Eye Relief:
    Eye relief is the distance from the last surface of the eye lens of an eyepiece to the plane behind the eyepiece where all the light rays of the exit pupil come to a focus and the circular image is formed, sometimes called the “Ramsden Disk.” This is where your eye should be positioned to see the full field of view of the eyepiece. If you must wear glasses because of astigmatism, you’ll usually need at least 15mm of eye relief or longer if you want to see the full field of view with your glasses on.

    A note on our eye relief figures: Quite often, our eye relief figures will differ from those of the manufacturer. This is because we measure the “usable” eye relief, while the manufacturers specify their usually-longer (but technically correct) “designed” eye relief.

    The eye lens of the eyepiece is normally recessed below the rubber eyeguard or rubber rim of the eyepiece to keep the lens from being scratched during use. An eyepiece might have a “designed” eye relief of 15mm (and the eye relief will truly measure 15mm from the eye lens to where the image forms). However, if the eye lens is recessed 3mm below the eye guard, the Ramsden Disk forms only 12mm above the eyepiece body (the 15mm “designed” eye relief, less the 3mm of eye relief made unusable by having the eye lens recessed into the body of the eyepiece). This “usable” eye relief of 12mm (measured from the rolled-down eyeguard – the closest point you can get your eye to the eye lens – to where the image forms) is the eye relief figure we would measure and list in this website.

    Why is it important to list the “usable” eye relief? For those people who don’t wear eyeglasses while observing, a few mm difference between the eye relief they expect from the manufacturer’s literature and the shorter eye relief they actually get in real life doesn’t mean a lot. They can simply move a little closer to the eyepiece to see the full field, and never realize that the eye relief is a little shorter than they expected. However, some people must wear eyeglasses while observing, because of severe astigmatism. These observers can’t move closer to the eyepiece if the eye relief is shorter than expected because their glasses get in the way. For these people, the real life “usable” eye relief is more important than the technically correct but sometimes not fully usable “designed” eye relief. We measure and list the actual usable eye relief so that people in the real world can pick the eyepieces that will work best for them.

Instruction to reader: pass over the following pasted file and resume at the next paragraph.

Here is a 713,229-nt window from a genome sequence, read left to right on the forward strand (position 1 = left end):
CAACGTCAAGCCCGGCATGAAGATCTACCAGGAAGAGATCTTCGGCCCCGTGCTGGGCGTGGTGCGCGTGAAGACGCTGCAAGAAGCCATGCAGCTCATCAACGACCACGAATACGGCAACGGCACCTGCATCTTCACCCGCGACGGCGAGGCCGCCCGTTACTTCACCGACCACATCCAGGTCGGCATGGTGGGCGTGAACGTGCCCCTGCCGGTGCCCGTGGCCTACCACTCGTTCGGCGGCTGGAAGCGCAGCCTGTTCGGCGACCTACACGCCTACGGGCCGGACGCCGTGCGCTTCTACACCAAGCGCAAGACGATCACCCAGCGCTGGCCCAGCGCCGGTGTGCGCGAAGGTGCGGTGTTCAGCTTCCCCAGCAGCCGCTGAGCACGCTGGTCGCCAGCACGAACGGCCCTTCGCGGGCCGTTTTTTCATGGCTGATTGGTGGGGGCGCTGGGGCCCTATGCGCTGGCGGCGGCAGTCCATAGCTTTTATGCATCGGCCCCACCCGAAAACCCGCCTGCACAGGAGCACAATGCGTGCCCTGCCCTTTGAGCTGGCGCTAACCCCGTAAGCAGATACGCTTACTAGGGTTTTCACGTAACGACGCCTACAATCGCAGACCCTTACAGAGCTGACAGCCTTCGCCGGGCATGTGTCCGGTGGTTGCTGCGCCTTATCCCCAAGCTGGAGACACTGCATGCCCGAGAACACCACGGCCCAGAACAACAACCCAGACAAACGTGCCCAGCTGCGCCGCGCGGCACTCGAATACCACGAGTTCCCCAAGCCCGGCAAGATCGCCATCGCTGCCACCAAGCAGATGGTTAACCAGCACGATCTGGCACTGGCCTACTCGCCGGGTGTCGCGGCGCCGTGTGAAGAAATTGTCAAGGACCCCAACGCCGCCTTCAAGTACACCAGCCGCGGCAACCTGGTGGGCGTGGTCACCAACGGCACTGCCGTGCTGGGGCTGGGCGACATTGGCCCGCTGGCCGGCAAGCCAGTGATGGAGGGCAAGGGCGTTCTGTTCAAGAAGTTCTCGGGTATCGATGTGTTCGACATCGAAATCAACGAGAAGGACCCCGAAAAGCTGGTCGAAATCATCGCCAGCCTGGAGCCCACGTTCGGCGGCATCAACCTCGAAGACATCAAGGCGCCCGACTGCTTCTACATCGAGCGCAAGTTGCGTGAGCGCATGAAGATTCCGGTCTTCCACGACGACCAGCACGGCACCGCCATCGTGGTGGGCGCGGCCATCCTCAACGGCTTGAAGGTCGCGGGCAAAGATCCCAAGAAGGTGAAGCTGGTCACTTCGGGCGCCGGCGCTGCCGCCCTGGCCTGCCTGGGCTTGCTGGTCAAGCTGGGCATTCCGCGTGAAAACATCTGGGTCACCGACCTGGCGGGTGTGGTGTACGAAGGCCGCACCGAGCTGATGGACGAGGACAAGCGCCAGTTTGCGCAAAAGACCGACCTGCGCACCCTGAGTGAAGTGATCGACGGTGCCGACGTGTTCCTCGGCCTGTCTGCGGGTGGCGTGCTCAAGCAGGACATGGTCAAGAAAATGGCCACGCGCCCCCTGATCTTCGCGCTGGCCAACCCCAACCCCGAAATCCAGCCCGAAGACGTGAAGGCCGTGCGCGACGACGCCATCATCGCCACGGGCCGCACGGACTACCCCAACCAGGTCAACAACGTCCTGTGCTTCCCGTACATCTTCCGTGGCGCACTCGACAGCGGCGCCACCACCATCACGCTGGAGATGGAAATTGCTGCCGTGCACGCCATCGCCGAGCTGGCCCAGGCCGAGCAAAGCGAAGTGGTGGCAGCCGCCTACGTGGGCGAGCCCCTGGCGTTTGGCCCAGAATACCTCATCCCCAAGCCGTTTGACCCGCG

Interpupillary Distance:
    Close Focus:
    How close you can get to an object and still see a sharp image of it in your binocular or spotting scope is called the “close” or “near” focus
    A binocular or spotting scope whose body is clad in rubber or polyurethane armor is said to be armored. Armor can be applied for looks, a better grip, noise-proofing, etc. An armored body does not guarantee that a binocular or spotting scope is waterproof, although most waterproof optics are armored.
    The weight of this product.
    23 oz.
    Limited Lifetime
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    General Accessories
    Binocular Accessories (1)
    Wide neoprene binocular neck strap, in black
    by Optech
    This product does not have supplied accessories... or supplied accessories have not been assigned.
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    Bushnell - 8X42mm Natureview Birding Series roof prism

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    Bushnell - 8X42mm Natureview Birding Series roof prism
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    Our Product #: BU842R
    Manufacturer Product #: 22-0842
    Price: $129.95
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    MSRP: $219.95

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    Clear skies,

    This Bushnell Birding Series general-purpose waterproof roof prism binocular simply gives you better medium power images than you have been accustomed to seeing in a binocular at its very reasonable price point . . .

    . . . our 35th year